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SARATOGA SPRINGS — Saratoga Sponsor-A-Scholar (SSAS) is a 501(c)(3) organization that, for a decade now, has been around to help financiallydisadvantaged young men and women in the Saratoga Springs School District complete high school and college. Ten high school sophomores are chosen each year for the program. Each scholar is provided with a mentor through the Saratoga Mentoring Program. This mentor stays with the student throughout their seven-year participation in the program.
“This year’s college acceptances are starting to come in. Our seniors have received more than 40 acceptances already, with more to come,” said Jim LaVigne, volunteer executive director of SSAS.
“We have had eight graduating classes, which is 76 kids, that have graduated from the high school portion of the program. One hundred percent of them have been accepted into college; most of these kids were kids that weren’t even going to go to college,” LaVigne explained.
“Our goal is to get them into college,” LaVigne stated.
With a 100 percent success rate, it looks like SSAS continues to meet their goal each year.
SARATOGA SPRINGS – A group of local students recently took a break from esoteric calculus and SAT prep to learn some more practical real world skills.
The Saratoga-Sponsor-A-Scholar program decided to do something a little different for its yearly feedback session, during which they find out what their senior students like and dislike about the program for the sake of future improvements. Responding to a complaint that has been common from students over the years that they did not learn enough about handling certain social situations, Mary Gavin and Kristie Roohan organized an “etiquette dinner” that would help their students learn to be more comfortable in such situations, in addition to giving them an opportunity to give their feedback on the program.
Held at Sperry’s Restaurant in downtown Saratoga Springs, part of the goal of the dinner was to teach the students about restaurant etiquette, including using menus, how to order, which utensils to use, among a variety of other things. Beyond all of that, the broader goal of the night was help the students learn to feel comfortable in social situations that might take place in environments similar to Sperry’s, whether they be meetings, interviews, parties, or any other similar sort of occasion.
“It was so much better than we could’ve expected,” Mary Gavin said of the dinner. “They loved it.”
Students were encouraged to ask any questions they had about anything during the night, and they asked plenty, as many of them had never had experience with restaurants like Sperry’s before. According to Gavin, questions ranged from wanting to know about certain menu items that they had never heard of, to asking if it was okay to ask to take their leftovers home. To their credit, Gavin said that the wait staff at Sperry’s were courteous and grateful throughout the night, helping students with anything and everything they needed or wanted to know about.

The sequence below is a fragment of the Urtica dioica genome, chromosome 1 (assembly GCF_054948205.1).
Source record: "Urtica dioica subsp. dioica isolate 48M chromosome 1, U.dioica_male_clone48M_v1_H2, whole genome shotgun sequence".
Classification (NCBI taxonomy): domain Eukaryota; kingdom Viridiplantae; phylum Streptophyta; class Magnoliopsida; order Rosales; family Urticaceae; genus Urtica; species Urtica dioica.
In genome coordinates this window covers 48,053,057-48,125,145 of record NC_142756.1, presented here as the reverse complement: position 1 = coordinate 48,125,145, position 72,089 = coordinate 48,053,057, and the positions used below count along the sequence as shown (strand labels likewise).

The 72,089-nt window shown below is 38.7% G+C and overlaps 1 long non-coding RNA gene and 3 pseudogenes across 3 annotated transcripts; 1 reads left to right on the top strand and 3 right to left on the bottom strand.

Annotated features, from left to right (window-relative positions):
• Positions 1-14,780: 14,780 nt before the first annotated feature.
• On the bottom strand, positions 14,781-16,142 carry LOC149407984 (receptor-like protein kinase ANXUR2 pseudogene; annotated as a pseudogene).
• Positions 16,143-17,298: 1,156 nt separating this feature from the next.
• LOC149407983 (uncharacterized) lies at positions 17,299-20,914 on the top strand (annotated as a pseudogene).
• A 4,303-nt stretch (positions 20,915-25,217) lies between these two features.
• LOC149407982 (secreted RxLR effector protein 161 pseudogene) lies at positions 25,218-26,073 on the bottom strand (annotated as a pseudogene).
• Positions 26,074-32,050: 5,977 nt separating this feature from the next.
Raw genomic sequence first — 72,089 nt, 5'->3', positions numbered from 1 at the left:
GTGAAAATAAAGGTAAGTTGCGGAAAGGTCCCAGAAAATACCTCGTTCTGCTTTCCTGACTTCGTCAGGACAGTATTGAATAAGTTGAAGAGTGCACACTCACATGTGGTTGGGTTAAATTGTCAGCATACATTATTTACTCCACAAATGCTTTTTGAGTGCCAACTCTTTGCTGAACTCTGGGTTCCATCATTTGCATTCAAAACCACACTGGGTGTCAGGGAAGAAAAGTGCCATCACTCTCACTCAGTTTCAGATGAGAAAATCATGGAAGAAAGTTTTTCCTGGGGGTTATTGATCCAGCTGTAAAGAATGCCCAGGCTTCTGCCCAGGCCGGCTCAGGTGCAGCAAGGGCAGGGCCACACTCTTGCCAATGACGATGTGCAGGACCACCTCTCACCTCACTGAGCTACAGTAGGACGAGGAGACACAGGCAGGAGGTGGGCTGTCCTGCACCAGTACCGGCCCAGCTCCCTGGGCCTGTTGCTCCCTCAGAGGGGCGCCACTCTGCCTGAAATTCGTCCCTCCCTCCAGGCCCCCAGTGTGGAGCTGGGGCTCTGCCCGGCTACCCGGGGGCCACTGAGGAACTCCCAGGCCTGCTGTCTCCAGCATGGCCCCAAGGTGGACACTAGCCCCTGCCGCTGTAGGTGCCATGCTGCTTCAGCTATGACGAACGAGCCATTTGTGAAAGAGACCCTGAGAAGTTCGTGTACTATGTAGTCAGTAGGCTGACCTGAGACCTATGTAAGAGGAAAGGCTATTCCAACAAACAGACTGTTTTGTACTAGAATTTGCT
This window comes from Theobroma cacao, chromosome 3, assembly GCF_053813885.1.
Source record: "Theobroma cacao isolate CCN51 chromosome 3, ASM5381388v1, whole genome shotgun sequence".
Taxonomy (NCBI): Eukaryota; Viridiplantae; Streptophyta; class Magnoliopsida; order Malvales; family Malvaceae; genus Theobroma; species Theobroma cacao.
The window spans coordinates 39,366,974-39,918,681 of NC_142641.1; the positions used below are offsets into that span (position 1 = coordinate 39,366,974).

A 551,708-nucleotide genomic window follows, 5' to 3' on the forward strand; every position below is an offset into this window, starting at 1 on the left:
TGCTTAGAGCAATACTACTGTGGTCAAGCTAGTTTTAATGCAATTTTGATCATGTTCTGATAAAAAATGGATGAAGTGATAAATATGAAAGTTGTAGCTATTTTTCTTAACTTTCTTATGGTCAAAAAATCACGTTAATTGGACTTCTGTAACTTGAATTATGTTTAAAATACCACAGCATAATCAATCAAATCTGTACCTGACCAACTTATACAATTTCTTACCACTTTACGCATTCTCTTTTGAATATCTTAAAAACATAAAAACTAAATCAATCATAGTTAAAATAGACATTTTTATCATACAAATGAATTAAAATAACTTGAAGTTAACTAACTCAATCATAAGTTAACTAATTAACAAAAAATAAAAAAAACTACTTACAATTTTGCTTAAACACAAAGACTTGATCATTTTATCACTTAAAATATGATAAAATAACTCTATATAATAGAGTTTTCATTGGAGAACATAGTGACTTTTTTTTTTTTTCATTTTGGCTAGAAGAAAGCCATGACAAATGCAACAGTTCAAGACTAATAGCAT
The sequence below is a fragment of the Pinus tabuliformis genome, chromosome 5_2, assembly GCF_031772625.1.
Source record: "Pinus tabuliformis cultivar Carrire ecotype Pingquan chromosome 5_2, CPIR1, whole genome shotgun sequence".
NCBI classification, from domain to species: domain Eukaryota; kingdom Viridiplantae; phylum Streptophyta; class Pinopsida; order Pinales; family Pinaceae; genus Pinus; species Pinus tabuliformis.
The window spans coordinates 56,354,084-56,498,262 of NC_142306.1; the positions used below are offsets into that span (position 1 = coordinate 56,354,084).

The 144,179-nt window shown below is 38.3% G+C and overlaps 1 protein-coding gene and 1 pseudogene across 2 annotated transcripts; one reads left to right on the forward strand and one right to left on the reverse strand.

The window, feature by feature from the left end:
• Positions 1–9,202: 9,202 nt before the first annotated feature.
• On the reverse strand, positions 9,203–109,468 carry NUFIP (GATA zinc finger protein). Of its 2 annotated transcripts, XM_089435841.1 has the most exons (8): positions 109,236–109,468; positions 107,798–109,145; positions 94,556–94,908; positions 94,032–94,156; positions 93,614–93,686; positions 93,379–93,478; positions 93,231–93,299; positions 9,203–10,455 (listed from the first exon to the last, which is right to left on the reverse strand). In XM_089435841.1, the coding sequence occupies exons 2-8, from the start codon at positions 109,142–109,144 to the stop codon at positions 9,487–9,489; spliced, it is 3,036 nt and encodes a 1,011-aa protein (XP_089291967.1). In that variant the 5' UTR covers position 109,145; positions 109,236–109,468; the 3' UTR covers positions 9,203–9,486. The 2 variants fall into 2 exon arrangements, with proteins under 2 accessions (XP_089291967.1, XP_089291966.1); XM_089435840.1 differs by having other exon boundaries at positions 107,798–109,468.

The dinner also gave the program organizers their annual opportunity to solicit feedback about the program from the outgoing senior students. According to Gavin, students expressed their satisfaction with the program as a whole, in particular with the mentors that they have been working with, while also expressing dissatisfaction with their mentors’ tendency to be gone certain days on official business, leaving them without guidance. Gavin said that they will be taking that latter criticism into account moving forward.
Saratoga-Sponsor-A-Scholar is a ten-year-old not-for-profit program that works with “financially-disadvantaged” students in the Saratoga Springs school system by assigning them mentors who help them to finish high school and prepare for college. Many of the students in the program end up being the first in their families to enter college, according to Gavin.
Ultimately, Gavin said that one thing stood out to her the most as a sign that the night had been a success.
“I think the highlight was we didn’t see a single cell phone the entire night,” Gavin said.
What do you think of SSAS's etiquette dinner idea? Should more school program's teach practical social skills? Let us know your thoughts in the comments.
All photos in this story are by PhotoAndGraphic.com.